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Evolution & Behaviour

The daily life of Neandertals

The picture of the Neandertals as a complex, intelligent group is growing ever clearer. How was their daily life?

Credits: Paul Hudson - CC BY 2.0
by Andrew Farrer | PhD student

Andrew Farrer is PhD student at Australian Centre for Ancient DNA (ACAD), School of Biological Sciences, The University of Adelaide, Adelaide, SA, 5005 Australia.

Edited by

Massimo Caine

Views 257
Reading time 4 min
published on Sep 19, 2017

Neandertals are our closest evolutionary relative. They have been extinct for approximately 40,000 years, but lived across Europe and West Asia where they co-existed and interbred with humans. Despite their remarkable physical and genetic similarity to us humans, our understanding of their lifestyle is limited. Who were our enigmatic genetic cousins?

Understanding the diet of an ancient group can give insight into many aspects of their lives. What foods they ate shows how they interacted with their environments. In turn, knowing how the landscape was exploited and managed provides insight into knowledge, tools, and social structures that may have been in place. On a more personal note, food is a central part of day-to-day life and knowing what someone ate can help us see the world through their eyes. Recently, a new method has been developed to directly recover elements of an individual's diet from their dental calculus. This often-ignored deposit on the teeth has shed new light onto the Neandertals.

Dental calculus is a calcified layer of dental plaque, also known as tarter. Dental plaque is a slightly sticky layer of microbes that grow on the teeth. Small fragments of anything placed in the mouth may become stuck in the sticky plaque and preserved during the calcification. For three Neandertals, one from the cave at Spy in Belgium and two from the caves at El Sidron in Spain, their dental calculus was cleaned from their teeth. Then, using a technique called metagemomics all the preserved DNA within the dental calculus was retrieved and used to identify those ancient fragments, a direct insight into Neandertal diet.

The diets of the two regions were markedly different. DNA from the Spy individual indicated that he had consumed what we may expect of a Stone Age hunter: wooly rhino and sheep, alongside mushrooms. Meanwhile, the dental calculus of the El Sidron individuals did not contain any indication of meat, instead revealing a diet that contained mushrooms, pine nuts, forest moss, and poplar. This paints a picture of the Neandertals ability to adapt to their environment and survive on varying resources. However, the DNA didn't just give an indication of what these individuals ate as they sat down for dinner.

Contrasting with the Neandertal brutish stereotype, the Spy individual appears to have been self-medicating, a complex behaviour requiring the understanding of the effects of various, specific resources. He was likely combating the pain from a tooth abscess (which was visible by looking at the jaw bone) and a gut parasite (whose DNA was recovered from the dental calculus), and he was doing it with aspirin and antibiotics. The natural sources of these modern medicines were identified from the dental calculus. This individual had eaten material from the poplar tree, which contains the painkiller salicylic acid, (the active ingredient in aspirin), and the antibiotic producing fungus penicillium. Humans would, of course, also use these resources through the ages, culminating in today's modern medicines. The knowledge that Neandertals used these resources should be pulling down the boorish Neandertal stereotype and replacing it with a nuanced appreciation of their abilities.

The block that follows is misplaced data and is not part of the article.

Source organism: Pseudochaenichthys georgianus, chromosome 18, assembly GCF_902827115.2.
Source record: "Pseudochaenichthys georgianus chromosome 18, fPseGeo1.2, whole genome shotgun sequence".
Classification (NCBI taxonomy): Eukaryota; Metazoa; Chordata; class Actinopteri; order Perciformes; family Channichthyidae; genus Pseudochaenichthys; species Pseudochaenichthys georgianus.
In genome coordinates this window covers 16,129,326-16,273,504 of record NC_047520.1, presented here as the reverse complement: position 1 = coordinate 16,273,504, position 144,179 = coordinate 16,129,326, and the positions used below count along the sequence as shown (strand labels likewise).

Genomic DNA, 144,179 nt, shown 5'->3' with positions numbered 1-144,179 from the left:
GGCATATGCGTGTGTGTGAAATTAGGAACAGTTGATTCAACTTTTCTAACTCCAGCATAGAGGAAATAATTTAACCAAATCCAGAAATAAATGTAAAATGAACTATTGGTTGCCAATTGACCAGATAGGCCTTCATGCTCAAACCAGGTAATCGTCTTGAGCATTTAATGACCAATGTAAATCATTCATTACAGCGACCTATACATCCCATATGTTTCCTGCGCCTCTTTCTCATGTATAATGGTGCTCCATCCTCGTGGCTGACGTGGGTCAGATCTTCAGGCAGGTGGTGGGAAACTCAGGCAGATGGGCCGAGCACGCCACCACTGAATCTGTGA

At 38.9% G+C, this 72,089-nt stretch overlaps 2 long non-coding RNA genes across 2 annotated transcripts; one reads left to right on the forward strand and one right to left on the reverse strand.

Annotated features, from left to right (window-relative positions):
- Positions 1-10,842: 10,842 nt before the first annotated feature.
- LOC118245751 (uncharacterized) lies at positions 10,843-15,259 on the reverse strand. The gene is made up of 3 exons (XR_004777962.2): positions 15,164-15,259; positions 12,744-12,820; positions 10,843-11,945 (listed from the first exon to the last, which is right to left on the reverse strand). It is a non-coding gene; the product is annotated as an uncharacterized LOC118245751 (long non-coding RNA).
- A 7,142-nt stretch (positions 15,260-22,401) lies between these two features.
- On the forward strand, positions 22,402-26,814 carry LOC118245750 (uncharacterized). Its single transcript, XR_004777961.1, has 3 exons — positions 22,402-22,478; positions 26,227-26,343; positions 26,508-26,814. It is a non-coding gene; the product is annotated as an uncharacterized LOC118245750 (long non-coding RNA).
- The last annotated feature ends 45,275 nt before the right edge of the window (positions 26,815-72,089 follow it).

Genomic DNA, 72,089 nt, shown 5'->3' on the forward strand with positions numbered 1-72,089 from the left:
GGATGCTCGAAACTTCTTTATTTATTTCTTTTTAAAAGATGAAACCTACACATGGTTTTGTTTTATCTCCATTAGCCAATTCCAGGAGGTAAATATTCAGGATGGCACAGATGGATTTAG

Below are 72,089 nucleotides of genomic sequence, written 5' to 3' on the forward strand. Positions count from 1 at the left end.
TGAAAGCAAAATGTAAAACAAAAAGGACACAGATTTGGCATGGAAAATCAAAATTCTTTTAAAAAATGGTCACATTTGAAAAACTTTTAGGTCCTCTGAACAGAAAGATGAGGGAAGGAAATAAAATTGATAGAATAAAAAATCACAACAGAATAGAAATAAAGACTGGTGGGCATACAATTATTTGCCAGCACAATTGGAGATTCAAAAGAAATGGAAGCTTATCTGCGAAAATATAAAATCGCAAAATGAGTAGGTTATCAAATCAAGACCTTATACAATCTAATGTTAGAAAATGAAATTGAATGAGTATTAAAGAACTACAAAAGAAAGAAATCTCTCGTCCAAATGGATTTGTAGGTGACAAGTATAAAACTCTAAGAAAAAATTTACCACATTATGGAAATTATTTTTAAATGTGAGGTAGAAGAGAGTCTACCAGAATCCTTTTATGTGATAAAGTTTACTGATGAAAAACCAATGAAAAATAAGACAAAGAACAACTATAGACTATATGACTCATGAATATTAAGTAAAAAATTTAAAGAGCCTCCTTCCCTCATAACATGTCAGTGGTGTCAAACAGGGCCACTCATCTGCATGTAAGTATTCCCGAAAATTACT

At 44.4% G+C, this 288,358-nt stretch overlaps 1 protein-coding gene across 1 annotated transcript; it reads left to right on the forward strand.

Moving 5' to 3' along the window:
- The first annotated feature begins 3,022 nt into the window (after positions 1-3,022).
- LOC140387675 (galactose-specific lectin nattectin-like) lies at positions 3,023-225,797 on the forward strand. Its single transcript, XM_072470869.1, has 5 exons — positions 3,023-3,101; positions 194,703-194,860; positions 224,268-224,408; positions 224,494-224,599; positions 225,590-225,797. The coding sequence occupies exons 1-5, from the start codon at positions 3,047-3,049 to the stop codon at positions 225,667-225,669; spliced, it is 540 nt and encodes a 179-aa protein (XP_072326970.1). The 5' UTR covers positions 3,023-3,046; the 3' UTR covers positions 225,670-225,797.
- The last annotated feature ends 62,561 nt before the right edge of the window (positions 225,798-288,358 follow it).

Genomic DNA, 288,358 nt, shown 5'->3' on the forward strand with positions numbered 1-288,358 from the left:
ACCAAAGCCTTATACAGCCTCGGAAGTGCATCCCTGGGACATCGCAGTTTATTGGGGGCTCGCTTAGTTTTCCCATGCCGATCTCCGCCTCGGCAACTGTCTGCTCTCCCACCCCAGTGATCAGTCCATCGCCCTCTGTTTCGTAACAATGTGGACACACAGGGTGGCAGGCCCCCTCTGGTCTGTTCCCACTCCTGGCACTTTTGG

While the behavioural similarities between humans and Neandertals are becoming evident, it is the microbes that are showing just what has changed. As noted, dental calculus is primarily made up of microbes. This microbial community is part of the microbiome, which plays key roles in health and disease, and is vertically inherited (read also the Break: The cutting EDGE: Bringing genomics to everyone). Despite being evolutionarily separate, ancient humans and Neandertals have exchanged at least one microbe. The full genome of a gum disease causing archaea (Methanobrevibacter oralis) was reconstructed from the Neandertal dental calculus. This genome was a subspecies of the one found in human mouths, which is what you'd expect when humans and Neandertals were different species (or subspecies). However, the archaea subspecies had diverged when humans and Neandertals were already two different species. How this transfer occurred is only speculation: via the environment, from sharing tools, even from kissing. However, it occurred, further demonstrating that humans and Neandertals directly interacted with one another.

Our picture of the Neandertals as a complex, intelligent group is growing ever clearer. Here, ancient DNA from the dental calculus of Neandertals inferred dietary differences between Neandertal groups and knowledge of self-medication. The transfer of at least one oral pathogen also strongly indicates that our ancestors and our genetic cousins had a social relationship. This research delivers new information in the ever more humane view of the cavemen.

Edited by:

Massimo Caine ,

Original Article:

Weyrich, L. S., S. Duchene, J. Soubrier, L. Arriola, B. Llamas, J. Breen, A. G. Morris, K. W. Alt, D. Caramelli, V. Dresely, M. Farrell, A. G. Farrer, M. Francken, N. Gully, W. Haak, K. Hardy, K. Harvati, P. Held, E. C. Holmes, J. Kaidonis, C. Lalueza-Fox, M. de la Rasilla, A. Rosas, P. Semal, A. Soltysiak, G. Townsend, D. Usai, J. Wahl, D. H. Huson, K. Dobney and A. Cooper (2017). "Neanderthal behaviour, diet, and disease inferred from ancient DNA in dental calculus." Nature 544(7650): 357-361.

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